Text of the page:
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In Washington, Hundreds Rally for Election Investigation

WASHINGTON DC - Nearly 500 Cambodian-Americans gathered at a rally on Capitol Hill Wednesday, demanding a transparent investigation into Cambodia’s alleged election irregularities.

The rally was addressed by three Republican congressmen who called on a change in Cambodia’s governance.

Rep. Steve Chabot, a Republican who chairs the House Foreign Affairs Subcommittee on Asia Pacific, applauded those gathered, saying they were fighting for freedom and justice.

Chabot, who is pushing for a bill in the House that seeks to tie US aid to Cambodia to legitimate elections, said he supported calls by protesters for a transparent review of election irregularities. “And I ask [Prime Minister] Hun Sen to approve this review,” he said. “It is time to end Hun Sen’s illegitimate reign over the people of Cambodia. May God bless America, and may God bless the people of Cambodia.”

Rep. Dana Rohrabacher, a senior Republican member of the House Committee on Foreign Affairs, told the rally that Hun Sen should be removed from office.

“We support democracy, liberty, justice and honesty,” he said. “Hun Sen stands for none of these. He has to go.”

Rep. Ed Royce, a Republican who chairs the House Foreign Affairs Committee, told demonstrators that US lawmakers are tired of land grabs and illegalities and are upset with a rule of law that is not utilized in Cambodia.

“And that is why people are out here today, to say enough, enough to Hun Sen,” he said. “And so I am here to share with you my support for change in the future.”

In the crowd, demonstrators held signs calling for improved elections, human rights and an investigation into irregularities. One sign cautioned against “Chinese-styled democracy.” “Hun Sen must step down,” said another.

Mike Benge, an American who worked with Cambodians in the 1980s, told VOA Khmer he wanted to see more congressional support for a political change in Cambodia. Hun Sen has been ruling through the “barrel of the gun,” he said. “Now he’s confronted with a new political power in Cambodia,” he said. “That’s people power.”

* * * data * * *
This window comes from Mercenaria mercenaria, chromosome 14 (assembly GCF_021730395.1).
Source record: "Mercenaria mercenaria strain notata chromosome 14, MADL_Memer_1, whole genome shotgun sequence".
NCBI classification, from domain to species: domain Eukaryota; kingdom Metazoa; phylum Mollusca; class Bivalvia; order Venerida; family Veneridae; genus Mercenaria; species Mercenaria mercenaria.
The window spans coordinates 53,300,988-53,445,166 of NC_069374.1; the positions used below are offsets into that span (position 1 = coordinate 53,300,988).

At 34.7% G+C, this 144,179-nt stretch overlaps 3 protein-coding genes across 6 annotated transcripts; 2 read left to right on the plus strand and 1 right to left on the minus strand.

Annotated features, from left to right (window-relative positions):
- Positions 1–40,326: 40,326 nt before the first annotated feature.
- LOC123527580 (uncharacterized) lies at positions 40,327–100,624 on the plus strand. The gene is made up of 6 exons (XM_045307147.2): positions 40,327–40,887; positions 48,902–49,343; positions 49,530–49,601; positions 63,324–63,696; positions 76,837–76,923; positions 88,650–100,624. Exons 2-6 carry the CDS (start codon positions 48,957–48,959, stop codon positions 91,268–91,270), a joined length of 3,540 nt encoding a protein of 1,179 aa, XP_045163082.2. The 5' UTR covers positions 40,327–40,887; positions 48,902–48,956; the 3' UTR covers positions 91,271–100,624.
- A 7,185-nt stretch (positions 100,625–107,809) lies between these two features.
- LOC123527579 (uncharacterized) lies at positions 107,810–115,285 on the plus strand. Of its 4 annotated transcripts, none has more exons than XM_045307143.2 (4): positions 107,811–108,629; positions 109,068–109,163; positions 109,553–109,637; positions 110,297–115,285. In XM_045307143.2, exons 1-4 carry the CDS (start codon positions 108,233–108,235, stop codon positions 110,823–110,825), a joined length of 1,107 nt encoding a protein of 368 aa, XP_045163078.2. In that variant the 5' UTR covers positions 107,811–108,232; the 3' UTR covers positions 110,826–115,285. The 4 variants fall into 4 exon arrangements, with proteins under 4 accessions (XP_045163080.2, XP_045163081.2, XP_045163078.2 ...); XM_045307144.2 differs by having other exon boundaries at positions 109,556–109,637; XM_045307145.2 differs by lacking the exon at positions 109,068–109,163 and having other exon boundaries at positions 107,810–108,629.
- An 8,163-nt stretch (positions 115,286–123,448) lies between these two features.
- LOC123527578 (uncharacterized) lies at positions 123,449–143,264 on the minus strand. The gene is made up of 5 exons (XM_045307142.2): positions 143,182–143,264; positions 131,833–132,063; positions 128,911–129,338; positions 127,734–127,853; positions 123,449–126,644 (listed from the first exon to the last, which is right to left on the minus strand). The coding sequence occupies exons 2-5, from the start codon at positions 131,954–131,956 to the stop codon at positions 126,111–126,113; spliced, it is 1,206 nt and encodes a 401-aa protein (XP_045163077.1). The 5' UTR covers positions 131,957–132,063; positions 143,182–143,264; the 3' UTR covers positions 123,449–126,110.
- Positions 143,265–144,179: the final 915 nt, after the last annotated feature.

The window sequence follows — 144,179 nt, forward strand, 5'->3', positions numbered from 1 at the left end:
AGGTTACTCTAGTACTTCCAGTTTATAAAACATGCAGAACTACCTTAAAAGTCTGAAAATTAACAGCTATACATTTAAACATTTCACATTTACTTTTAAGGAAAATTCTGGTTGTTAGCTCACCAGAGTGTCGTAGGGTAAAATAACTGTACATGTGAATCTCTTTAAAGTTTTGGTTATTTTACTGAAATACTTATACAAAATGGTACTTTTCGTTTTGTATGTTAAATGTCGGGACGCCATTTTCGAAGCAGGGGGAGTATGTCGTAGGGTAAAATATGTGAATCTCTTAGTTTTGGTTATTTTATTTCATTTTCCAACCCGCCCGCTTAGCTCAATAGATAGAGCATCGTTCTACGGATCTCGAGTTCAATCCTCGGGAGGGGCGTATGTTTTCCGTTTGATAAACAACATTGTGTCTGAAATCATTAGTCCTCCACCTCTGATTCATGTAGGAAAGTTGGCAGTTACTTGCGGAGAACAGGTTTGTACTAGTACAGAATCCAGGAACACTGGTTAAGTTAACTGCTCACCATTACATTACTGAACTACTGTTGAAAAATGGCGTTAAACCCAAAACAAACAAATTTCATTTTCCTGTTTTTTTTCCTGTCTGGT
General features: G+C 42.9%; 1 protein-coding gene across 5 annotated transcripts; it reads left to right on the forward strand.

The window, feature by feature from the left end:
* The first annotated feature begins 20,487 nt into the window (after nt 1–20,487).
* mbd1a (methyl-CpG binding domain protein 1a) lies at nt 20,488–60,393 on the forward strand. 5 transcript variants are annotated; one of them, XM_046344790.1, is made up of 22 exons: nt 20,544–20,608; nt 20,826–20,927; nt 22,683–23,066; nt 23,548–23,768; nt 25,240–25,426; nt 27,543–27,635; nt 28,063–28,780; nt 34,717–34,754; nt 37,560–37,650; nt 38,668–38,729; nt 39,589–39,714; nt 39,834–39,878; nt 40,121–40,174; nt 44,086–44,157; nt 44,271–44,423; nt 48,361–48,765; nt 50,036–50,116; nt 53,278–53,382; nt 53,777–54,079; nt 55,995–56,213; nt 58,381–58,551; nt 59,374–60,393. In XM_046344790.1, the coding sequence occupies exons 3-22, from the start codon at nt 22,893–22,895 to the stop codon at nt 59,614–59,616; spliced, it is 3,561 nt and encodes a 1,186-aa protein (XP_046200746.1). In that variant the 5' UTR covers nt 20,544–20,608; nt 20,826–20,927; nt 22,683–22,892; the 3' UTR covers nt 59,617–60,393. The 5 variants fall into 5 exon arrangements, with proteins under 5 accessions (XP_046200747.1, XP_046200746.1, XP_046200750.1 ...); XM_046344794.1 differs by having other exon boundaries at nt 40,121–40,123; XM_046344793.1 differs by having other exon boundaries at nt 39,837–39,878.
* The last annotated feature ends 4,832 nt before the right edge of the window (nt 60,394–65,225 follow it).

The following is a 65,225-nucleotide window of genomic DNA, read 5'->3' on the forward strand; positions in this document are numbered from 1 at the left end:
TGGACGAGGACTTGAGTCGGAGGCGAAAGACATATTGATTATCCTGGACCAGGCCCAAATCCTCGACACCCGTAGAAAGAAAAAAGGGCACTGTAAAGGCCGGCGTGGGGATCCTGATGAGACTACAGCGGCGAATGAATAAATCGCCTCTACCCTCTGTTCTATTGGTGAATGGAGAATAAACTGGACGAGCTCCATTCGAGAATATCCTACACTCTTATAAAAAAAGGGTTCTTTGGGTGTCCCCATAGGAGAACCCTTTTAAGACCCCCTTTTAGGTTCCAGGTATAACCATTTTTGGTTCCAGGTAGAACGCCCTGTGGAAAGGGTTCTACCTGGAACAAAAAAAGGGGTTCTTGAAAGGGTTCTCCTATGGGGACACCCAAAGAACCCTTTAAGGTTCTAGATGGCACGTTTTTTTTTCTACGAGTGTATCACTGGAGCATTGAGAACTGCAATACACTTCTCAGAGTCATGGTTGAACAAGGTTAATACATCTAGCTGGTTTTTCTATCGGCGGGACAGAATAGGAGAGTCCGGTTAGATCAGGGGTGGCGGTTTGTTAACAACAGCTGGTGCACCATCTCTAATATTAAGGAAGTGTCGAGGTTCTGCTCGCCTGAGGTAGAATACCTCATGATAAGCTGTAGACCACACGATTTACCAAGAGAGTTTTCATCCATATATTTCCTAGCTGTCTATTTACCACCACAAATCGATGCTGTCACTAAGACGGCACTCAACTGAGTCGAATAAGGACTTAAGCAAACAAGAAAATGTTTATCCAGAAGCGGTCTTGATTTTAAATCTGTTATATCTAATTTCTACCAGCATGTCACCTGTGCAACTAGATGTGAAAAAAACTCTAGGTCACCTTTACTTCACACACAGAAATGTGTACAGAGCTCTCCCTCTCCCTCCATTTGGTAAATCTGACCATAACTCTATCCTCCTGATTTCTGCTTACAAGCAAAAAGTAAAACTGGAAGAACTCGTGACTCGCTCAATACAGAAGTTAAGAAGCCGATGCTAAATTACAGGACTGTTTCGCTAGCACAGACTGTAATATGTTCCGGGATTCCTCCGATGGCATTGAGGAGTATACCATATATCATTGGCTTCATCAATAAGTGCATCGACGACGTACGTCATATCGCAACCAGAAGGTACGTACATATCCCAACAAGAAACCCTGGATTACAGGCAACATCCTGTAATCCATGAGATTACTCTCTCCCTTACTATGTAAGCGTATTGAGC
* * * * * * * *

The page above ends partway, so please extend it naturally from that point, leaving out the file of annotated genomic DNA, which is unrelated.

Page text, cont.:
The rally in Washington comes amid a political deadlock in Cambodia between the ruling Cambodian People’s Party and the opposition Cambodia National Rescue Party, both of which are claiming victory in July’s election. The National Election Committee, accused by opposition leaders of bias toward the ruling parties, has declared victory for the CPP, but the Rescue Party wants an investigation into widespread reports of election irregularities.

Sar Bopha, 45, an opposition supporter who now lives in Virginia, said she had come to the rally to push for political changes in Cambodia and an end to corruption, election fraud and the abuse of human rights and land rights.

“The US can help [make] Hun Sen step down,” she said. “Then the US can help provide more aid to Cambodia.”

Prom Saunora, who organized the demonstration, told VOA Khmer the US must pressure Cambodia for change.

“First pressure, the US can cut aid,” he said. “Second pressure, the US can tell other countries to do the same.”

Not only does the Cambodian government get aid from the West, but the West is the top buyer of goods produced in Cambodia, he said. “This is a core, and if other countries and the EU don’t buy any Cambodian goods, the government will absolutely fall down,” he said.

In Cambodia, government spokesman Phay Siphan said US lawmakers understand Cambodia through “reports only.”

“The fate of Cambodia does not depend on the US at all,” he said. “It depends on the will and the choice of Cambodians.”

CPP lawmaker Cheam Yiep told VOA Khmer that the ruling party had done nothing unlawful.

“Those three congressmen do no represent the entire Congress,” he said. “There are just exercising their rights individually.”

Calls for Hun Sen to step down go against the election results, he added.

“The matter of stepping down is nothing to be decided,” he said. “There are only the votes that decide meaning, that of the people.”